In Republic, Lost, Lessig writes:

The great threat to our republic today comes not from the hidden bribery of the Gilded Age, when cash was secreted among members of Congress to buy privilege and secure wealth. The great threat today is in plain sight. It is the economy of influence transparent to all, which has normalized a process that draws our democracy away from the will of the people. A process that distorts our democracy from ends sought by both the Left and the Right: For the single most salient feature of the government that we have evolved is that it discriminates against all sides to favor itself.

As true as that is about government, it is also true for cycling legends and political clubs. When corruption of all kinds pervades institutions throughout our society, it is only natural that cynicism abounds and we lose faith in the process of government as well as in the integrity of business. It is time to take corruption seriously in this country, and not explain it away as something that happens elsewhere in less civilized and less democratic countries.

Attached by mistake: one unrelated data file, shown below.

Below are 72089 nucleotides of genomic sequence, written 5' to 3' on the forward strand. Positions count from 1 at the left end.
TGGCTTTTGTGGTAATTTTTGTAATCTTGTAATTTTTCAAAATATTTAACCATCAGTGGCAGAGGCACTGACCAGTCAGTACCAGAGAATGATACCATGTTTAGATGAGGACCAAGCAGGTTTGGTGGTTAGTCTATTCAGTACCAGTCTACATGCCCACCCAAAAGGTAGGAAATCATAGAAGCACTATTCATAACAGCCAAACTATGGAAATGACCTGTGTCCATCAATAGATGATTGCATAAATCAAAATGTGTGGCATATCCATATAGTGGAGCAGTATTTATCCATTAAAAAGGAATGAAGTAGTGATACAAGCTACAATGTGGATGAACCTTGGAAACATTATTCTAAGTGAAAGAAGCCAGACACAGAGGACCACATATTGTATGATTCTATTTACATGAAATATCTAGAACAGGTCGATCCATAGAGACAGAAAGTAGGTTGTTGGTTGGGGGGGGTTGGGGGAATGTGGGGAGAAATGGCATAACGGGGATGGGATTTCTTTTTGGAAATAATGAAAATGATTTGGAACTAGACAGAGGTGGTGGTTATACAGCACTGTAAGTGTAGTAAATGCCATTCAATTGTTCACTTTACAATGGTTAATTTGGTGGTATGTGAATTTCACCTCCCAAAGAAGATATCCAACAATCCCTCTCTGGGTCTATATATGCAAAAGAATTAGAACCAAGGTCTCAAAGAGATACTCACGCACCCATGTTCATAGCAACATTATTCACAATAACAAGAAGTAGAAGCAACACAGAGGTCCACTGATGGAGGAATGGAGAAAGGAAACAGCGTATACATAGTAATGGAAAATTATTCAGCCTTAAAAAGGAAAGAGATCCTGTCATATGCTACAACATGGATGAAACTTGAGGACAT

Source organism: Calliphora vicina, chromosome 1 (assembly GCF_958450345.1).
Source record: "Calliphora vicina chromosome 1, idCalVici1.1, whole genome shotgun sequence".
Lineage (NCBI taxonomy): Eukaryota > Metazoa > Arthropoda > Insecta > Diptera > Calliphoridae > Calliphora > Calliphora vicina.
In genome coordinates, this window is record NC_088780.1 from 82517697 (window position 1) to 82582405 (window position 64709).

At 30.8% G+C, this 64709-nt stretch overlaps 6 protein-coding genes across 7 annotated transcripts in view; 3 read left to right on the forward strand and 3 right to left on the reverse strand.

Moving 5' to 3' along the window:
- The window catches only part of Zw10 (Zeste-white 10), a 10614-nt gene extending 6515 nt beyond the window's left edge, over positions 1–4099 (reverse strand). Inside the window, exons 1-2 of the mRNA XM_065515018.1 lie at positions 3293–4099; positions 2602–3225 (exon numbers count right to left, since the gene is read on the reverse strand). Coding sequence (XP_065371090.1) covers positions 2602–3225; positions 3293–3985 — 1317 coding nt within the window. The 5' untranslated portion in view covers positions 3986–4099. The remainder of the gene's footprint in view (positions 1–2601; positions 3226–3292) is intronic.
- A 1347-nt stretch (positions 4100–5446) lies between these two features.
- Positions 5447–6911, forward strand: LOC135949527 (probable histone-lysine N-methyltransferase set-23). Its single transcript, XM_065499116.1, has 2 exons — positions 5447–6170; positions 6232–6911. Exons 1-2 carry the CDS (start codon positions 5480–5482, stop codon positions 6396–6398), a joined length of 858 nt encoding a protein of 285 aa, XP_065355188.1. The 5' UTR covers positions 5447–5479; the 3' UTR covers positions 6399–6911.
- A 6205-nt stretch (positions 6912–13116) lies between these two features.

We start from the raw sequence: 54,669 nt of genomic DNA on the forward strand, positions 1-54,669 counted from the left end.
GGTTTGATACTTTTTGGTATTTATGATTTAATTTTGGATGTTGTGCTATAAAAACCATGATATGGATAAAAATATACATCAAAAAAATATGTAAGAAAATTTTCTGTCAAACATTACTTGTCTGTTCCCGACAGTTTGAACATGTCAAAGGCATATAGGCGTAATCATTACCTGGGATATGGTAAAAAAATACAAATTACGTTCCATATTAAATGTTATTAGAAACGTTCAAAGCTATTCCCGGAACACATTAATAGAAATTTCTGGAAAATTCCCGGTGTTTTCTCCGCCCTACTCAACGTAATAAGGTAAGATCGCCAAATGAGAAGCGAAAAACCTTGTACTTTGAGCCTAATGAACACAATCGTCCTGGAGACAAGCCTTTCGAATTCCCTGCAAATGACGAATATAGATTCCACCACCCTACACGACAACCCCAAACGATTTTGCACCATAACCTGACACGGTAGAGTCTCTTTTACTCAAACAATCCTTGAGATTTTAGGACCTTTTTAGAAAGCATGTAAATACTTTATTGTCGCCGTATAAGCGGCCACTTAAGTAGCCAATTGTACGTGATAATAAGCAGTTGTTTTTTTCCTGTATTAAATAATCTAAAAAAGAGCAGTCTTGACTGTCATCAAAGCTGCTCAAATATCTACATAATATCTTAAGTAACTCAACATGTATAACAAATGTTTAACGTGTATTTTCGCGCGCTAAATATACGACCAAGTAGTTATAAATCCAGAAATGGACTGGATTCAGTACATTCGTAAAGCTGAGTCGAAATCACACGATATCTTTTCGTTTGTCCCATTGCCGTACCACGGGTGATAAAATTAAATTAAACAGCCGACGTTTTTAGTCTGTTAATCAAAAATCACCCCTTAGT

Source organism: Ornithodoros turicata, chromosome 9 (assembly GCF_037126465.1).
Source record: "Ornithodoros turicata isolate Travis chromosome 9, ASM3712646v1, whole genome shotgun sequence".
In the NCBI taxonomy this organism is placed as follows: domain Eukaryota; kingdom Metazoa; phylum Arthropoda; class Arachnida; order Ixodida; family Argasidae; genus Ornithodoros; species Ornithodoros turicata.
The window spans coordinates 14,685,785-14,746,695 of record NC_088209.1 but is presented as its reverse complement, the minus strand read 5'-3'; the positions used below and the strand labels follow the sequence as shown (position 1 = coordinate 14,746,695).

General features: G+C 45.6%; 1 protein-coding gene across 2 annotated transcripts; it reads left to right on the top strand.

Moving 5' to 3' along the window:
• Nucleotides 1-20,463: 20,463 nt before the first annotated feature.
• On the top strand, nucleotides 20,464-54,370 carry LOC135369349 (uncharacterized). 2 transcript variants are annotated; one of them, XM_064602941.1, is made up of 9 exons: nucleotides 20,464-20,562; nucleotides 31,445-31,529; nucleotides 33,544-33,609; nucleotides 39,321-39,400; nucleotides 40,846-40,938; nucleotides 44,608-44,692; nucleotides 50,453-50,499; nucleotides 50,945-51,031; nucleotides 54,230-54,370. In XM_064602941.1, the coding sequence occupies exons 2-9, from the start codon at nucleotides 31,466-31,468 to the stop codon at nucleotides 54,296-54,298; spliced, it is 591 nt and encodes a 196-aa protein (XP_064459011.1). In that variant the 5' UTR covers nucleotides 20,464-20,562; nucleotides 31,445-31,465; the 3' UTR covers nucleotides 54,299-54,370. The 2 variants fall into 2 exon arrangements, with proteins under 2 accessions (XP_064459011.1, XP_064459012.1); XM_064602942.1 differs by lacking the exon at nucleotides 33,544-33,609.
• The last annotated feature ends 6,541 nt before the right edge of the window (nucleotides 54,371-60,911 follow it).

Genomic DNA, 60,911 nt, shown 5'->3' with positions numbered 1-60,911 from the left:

You can read an excerpt of Lessig’s Republic, Lost…  here, at, where you can also buy his book.


The Embezzlement of Hope-Aubrey Namakhwa

When faced with the challenge of thinking about the truth, I have personally been considering the phenomenon surrounding the orphanages and donor funds in poor countries, particularly in Africa. As this is an issue that has affected me personally, being an orphan myself, I will focus on my native country, Malawi.